We’ve all probably had that one friend, classmate, colleague, or someone whose brilliance and bright ideas were talked about and admired by everyone around. At one point this person seemed to be the intellectual promise of a generation, and yet, for some inexplicable reason, lost it all. There’s a general belief that madness and brilliance walk together, and even if this questionable correlation doesn’t fully convince me, I still have seen it happen a few times.
Paul (Will Rogers) is possibly one of the most infuriatingly passive heroes I’ve ever seen on the big screen. I insist on calling him the hero of this story, since it’s his paranoid mind that becomes the narrative driving force in Andrew Semans’s feature length debut Nancy, Please. Having just recently moved in with his longtime girlfriend Jen (Rebecca Lawrence Levy), Paul realizes he has forgotten his copy of Charles Dickens’s Little Dorrit in his old apartment. What initially would seem like nothing more than a simple, mundane problem becomes the catalyst for a spiral of fear and self-destructive paranoia. What stands between Paul and his annotated copy of Charles Dickens’s book is his former roommate Nancy (Eleonore Hendricks), who at first is no more than a mysterious, distant threat as we hear about her crazy antics through Paul’s horror stories from the time they both used to share a flat.
When we are first introduced to Paul, his boyish charm and piercing blue eyes have no trouble winning us over. He’s sympathetic enough, and considering the likely viewership for this type of film, easily relatable. Paul is struggling to write his PhD and verging on being kicked out from his Yale post-graduate program. As his obsession with Nancy increases, his mental state gradually deteriorates to the point of alienating all those around him. Even when his girlfriend goes to a great length to try and solve his problem so that they can finally have their old life together back, it seems to only worsen what has become an inevitable path of self-sabotage and mental breakdown. Even his closest friend Charlie (Santino Fontana), who was fueling Paul’s obsession and helping him to get his book back, finally gives up on him once it becomes clear that his state of mind has reached a point of no return. Ultimately, Paul manages to lose what is left of our own sympathy, be it due to his frustrating inertia or his actually drilling through a squirrel that lives inside his walls.
Similar to the jails depicted in the novel that Paul so desperately needs returned, it’s as if he has built his own mental prison. The film never explores Paul’s past or delves into his neurosis. All we witness are the symptoms: a severe case of writer’s block — that paralyzes Paul and prevents him from writing his PhD — transfigured into an external problem, an outside force that must be dealt with. His delusional mind believes that once he finally gets his hand on the book and confronts Nancy, everything will go back to normal. Even though Nancy, Please works within the genre of psychological horror drama, it borrows heavily from several mumblecore tropes and offers a refreshing take on the genre’s recurrent themes of this generation’s supposed lack of ambition, the refusal to assume adulthood, and the difficulty of finding enough motivation to be productive.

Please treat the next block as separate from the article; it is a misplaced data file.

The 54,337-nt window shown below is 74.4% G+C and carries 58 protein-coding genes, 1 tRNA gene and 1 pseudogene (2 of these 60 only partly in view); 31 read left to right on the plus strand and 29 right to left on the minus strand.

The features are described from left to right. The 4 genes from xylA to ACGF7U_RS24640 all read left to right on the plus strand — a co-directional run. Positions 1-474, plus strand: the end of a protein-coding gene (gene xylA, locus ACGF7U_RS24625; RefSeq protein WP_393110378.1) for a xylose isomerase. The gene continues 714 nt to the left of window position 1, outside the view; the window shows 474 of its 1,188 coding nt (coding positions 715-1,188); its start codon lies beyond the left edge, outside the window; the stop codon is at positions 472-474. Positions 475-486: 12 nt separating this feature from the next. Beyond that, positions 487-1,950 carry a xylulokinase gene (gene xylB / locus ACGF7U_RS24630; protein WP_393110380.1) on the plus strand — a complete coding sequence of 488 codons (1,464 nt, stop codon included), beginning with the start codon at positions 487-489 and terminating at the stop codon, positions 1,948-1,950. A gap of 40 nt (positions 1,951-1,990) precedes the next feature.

Much like a skilled drummer who knows his place, director Andrew Semans ensures that the technical aspects in Nancy, Please are solid — and at times impressive, — but never overshadow the main storyline. The acting isn’t always up to par, but Eleonore Hendricks is particularly successful in creating a menacing and threatening character from the small portion of screen time in which we actually get to see Nancy. The editing deserves special praise for maintaining the film’s steady pace, taking a hold of viewers’ attention through a narrative build-up that follows the rhythm of Paul’s gradual mental breakdown. Overall, despite a few imperfections, Nancy, Please is a clever indie flick and worthy of attention, especially taking into account that it’s a first time effort by a young director. It’s still early in the year, but depending on the competition, Nancy, Please could very well stand out above the barrage of indie cinema being released and sneak its way onto some 2013 year-end lists.